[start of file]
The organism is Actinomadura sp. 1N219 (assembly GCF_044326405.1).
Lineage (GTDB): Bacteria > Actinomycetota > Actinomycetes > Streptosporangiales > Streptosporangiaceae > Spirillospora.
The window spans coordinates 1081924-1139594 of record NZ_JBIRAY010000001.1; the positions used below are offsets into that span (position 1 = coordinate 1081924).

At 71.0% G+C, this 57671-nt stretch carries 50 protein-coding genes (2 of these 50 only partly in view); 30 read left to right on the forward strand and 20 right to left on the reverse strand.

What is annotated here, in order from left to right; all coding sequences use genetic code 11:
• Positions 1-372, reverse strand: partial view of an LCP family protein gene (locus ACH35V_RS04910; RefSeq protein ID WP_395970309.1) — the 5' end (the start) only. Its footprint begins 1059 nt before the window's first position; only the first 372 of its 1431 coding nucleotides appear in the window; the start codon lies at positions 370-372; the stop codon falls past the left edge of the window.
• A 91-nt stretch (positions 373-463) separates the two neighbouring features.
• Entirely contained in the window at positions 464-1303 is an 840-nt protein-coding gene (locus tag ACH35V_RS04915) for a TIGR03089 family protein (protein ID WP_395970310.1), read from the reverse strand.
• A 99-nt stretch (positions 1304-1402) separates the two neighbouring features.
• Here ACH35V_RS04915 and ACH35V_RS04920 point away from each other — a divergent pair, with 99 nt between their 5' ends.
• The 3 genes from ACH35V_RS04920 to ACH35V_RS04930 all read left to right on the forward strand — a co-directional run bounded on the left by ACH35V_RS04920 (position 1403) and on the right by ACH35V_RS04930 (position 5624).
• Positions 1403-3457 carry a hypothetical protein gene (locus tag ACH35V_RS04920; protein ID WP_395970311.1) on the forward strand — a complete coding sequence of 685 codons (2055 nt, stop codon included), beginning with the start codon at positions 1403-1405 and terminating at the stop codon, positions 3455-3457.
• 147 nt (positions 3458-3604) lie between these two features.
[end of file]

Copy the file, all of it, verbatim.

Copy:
The organism is Actinomadura sp. 1N219 (assembly GCF_044326405.1).
Lineage (GTDB): Bacteria > Actinomycetota > Actinomycetes > Streptosporangiales > Streptosporangiaceae > Spirillospora.
The window spans coordinates 1081924-1139594 of record NZ_JBIRAY010000001.1; the positions used below are offsets into that span (position 1 = coordinate 1081924).

At 71.0% G+C, this 57671-nt stretch carries 50 protein-coding genes (2 of these 50 only partly in view); 30 read left to right on the forward strand and 20 right to left on the reverse strand.

What is annotated here, in order from left to right; all coding sequences use genetic code 11:
• Positions 1-372, reverse strand: partial view of an LCP family protein gene (locus ACH35V_RS04910; RefSeq protein ID WP_395970309.1) — the 5' end (the start) only. Its footprint begins 1059 nt before the window's first position; only the first 372 of its 1431 coding nucleotides appear in the window; the start codon lies at positions 370-372; the stop codon falls past the left edge of the window.
• A 91-nt stretch (positions 373-463) separates the two neighbouring features.
• Entirely contained in the window at positions 464-1303 is an 840-nt protein-coding gene (locus tag ACH35V_RS04915) for a TIGR03089 family protein (protein ID WP_395970310.1), read from the reverse strand.
• A 99-nt stretch (positions 1304-1402) separates the two neighbouring features.
• Here ACH35V_RS04915 and ACH35V_RS04920 point away from each other — a divergent pair, with 99 nt between their 5' ends.
• The 3 genes from ACH35V_RS04920 to ACH35V_RS04930 all read left to right on the forward strand — a co-directional run bounded on the left by ACH35V_RS04920 (position 1403) and on the right by ACH35V_RS04930 (position 5624).
• Positions 1403-3457 carry a hypothetical protein gene (locus tag ACH35V_RS04920; protein ID WP_395970311.1) on the forward strand — a complete coding sequence of 685 codons (2055 nt, stop codon included), beginning with the start codon at positions 1403-1405 and terminating at the stop codon, positions 3455-3457.
• 147 nt (positions 3458-3604) lie between these two features.